By: Zakiya Atkinson
One of the most significant aspects of my high school dance curriculum has been the use of socially charged themes and events as stimuli for creative process and performance. My classes have explored occurrences of genocide, civil rights protests, immigration and hate crimes. While the topics may seem daunting for a dance class, social justice education should be an integral part of all disciplines and can be included in diverse and creative ways. My students are always eager to engage in this type of learning which guides them through cycles of inquiry, embodiment, creative process, discourse and reflection. Furthermore, they begin to recognize dance as a means of activism and seek opportunities to present their work. I have devised singular lessons, unit plans and multi-week creative labs, where students have documented the process, arranged music and designed costuming. In addition to the in-studio learning experience, lessons have incorporated guest speakers, trips to conferences, performance attendance and a visit to the United States Holocaust Memorial Museum.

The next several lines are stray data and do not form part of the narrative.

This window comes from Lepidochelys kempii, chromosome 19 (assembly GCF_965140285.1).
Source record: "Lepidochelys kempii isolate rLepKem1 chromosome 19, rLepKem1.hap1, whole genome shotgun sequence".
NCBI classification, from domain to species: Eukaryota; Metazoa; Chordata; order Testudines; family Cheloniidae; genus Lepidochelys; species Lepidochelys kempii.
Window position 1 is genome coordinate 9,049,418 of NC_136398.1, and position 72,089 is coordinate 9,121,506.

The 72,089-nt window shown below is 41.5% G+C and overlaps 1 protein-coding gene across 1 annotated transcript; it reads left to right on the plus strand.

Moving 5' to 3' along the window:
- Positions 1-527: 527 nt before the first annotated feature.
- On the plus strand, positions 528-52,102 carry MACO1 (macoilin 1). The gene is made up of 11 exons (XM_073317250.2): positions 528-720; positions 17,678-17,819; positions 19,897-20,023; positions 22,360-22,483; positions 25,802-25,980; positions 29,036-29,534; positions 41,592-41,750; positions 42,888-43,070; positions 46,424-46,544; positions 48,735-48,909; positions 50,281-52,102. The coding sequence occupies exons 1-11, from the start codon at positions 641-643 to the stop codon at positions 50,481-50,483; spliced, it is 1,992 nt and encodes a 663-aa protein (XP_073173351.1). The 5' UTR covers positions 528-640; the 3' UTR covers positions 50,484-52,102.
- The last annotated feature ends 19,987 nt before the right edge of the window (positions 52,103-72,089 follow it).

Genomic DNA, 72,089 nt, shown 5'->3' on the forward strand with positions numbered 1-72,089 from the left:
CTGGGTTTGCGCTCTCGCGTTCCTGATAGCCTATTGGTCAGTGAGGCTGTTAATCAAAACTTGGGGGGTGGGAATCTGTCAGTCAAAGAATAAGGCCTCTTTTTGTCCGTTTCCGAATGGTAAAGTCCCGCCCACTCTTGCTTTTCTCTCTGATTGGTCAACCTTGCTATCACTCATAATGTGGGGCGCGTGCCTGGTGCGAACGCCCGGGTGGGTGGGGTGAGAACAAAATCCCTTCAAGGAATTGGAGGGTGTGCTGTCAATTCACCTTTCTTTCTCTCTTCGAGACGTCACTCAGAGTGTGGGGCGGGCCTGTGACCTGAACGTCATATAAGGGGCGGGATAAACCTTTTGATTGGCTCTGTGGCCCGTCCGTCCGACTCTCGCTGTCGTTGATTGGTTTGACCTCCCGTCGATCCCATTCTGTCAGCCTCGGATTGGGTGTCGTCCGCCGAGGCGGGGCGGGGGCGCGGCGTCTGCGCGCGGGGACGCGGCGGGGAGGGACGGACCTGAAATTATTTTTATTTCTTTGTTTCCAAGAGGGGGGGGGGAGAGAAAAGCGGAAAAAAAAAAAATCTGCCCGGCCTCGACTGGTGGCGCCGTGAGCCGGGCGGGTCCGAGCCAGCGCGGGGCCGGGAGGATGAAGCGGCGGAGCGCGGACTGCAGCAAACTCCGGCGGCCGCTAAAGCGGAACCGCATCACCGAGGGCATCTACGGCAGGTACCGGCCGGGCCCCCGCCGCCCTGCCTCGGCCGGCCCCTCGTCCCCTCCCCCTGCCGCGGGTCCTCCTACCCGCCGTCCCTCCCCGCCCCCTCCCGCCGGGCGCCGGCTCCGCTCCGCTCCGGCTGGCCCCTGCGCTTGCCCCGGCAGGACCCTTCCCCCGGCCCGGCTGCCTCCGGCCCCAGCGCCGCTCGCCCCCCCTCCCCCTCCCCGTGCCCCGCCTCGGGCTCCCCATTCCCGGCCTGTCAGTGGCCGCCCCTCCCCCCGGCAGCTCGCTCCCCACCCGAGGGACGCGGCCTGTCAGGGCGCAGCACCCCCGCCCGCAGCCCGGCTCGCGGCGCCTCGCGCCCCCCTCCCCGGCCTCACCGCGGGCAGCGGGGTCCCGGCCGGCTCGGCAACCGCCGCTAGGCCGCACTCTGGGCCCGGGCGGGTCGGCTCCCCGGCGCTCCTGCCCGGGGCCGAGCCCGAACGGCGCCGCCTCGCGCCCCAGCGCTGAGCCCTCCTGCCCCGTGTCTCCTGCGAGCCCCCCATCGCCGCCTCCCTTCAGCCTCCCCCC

How can you move your student artists towards change?
Zakiya Atkinson is the Artistic Director of Zaman Dance Theatre Collective and the Memorial High School Performing Arts Academy Dance Program. She has presented artistic works and developed programming for PK-12, community and private sector, along with facilitating arts instruction and outreach initiatives in South Africa and Uganda. A certified dance teacher, Atkinson holds an MA in Dance Education from New York University, BA in Communications & Theatre from Temple University and a certificate in Holocaust & Genocide Education. She has served as faculty in higher education and is the founder/ director of the Essex County MetroWest Dance Festival. Atkinson is a doctoral student and an Arnhold Fellowship recipient in the Dance Education program at Teachers College, Columbia University.